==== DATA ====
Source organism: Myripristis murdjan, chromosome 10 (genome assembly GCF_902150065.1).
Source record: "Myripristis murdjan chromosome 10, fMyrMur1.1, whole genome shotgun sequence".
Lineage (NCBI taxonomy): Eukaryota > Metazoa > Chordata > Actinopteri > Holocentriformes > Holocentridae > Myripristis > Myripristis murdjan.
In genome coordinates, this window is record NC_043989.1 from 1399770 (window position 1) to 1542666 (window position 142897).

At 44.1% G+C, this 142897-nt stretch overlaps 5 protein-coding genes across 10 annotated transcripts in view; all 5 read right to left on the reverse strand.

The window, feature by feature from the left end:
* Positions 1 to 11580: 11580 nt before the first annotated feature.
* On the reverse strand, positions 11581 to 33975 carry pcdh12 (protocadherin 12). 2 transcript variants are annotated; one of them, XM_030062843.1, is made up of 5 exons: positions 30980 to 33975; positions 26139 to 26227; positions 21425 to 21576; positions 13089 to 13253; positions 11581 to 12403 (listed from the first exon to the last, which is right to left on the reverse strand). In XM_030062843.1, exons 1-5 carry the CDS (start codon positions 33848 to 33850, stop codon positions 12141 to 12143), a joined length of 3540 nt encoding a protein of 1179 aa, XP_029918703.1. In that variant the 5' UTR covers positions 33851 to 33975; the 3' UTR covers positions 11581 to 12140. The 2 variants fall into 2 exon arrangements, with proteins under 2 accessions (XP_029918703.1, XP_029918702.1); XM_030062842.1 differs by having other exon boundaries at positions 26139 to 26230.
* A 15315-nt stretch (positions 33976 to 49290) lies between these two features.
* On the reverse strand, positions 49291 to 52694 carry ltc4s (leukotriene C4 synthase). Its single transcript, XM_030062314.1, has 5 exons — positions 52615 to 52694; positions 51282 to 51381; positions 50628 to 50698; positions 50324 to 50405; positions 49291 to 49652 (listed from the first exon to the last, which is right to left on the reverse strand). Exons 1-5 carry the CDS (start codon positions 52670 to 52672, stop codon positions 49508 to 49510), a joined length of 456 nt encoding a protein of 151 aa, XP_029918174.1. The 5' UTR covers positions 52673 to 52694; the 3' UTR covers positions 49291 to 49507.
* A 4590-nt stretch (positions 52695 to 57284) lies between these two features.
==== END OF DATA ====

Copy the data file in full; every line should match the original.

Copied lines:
Source organism: Myripristis murdjan, chromosome 10 (genome assembly GCF_902150065.1).
Source record: "Myripristis murdjan chromosome 10, fMyrMur1.1, whole genome shotgun sequence".
Lineage (NCBI taxonomy): Eukaryota > Metazoa > Chordata > Actinopteri > Holocentriformes > Holocentridae > Myripristis > Myripristis murdjan.
In genome coordinates, this window is record NC_043989.1 from 1399770 (window position 1) to 1542666 (window position 142897).

At 44.1% G+C, this 142897-nt stretch overlaps 5 protein-coding genes across 10 annotated transcripts in view; all 5 read right to left on the reverse strand.

The window, feature by feature from the left end:
* Positions 1 to 11580: 11580 nt before the first annotated feature.
* On the reverse strand, positions 11581 to 33975 carry pcdh12 (protocadherin 12). 2 transcript variants are annotated; one of them, XM_030062843.1, is made up of 5 exons: positions 30980 to 33975; positions 26139 to 26227; positions 21425 to 21576; positions 13089 to 13253; positions 11581 to 12403 (listed from the first exon to the last, which is right to left on the reverse strand). In XM_030062843.1, exons 1-5 carry the CDS (start codon positions 33848 to 33850, stop codon positions 12141 to 12143), a joined length of 3540 nt encoding a protein of 1179 aa, XP_029918703.1. In that variant the 5' UTR covers positions 33851 to 33975; the 3' UTR covers positions 11581 to 12140. The 2 variants fall into 2 exon arrangements, with proteins under 2 accessions (XP_029918703.1, XP_029918702.1); XM_030062842.1 differs by having other exon boundaries at positions 26139 to 26230.
* A 15315-nt stretch (positions 33976 to 49290) lies between these two features.
* On the reverse strand, positions 49291 to 52694 carry ltc4s (leukotriene C4 synthase). Its single transcript, XM_030062314.1, has 5 exons — positions 52615 to 52694; positions 51282 to 51381; positions 50628 to 50698; positions 50324 to 50405; positions 49291 to 49652 (listed from the first exon to the last, which is right to left on the reverse strand). Exons 1-5 carry the CDS (start codon positions 52670 to 52672, stop codon positions 49508 to 49510), a joined length of 456 nt encoding a protein of 151 aa, XP_029918174.1. The 5' UTR covers positions 52673 to 52694; the 3' UTR covers positions 49291 to 49507.
* A 4590-nt stretch (positions 52695 to 57284) lies between these two features.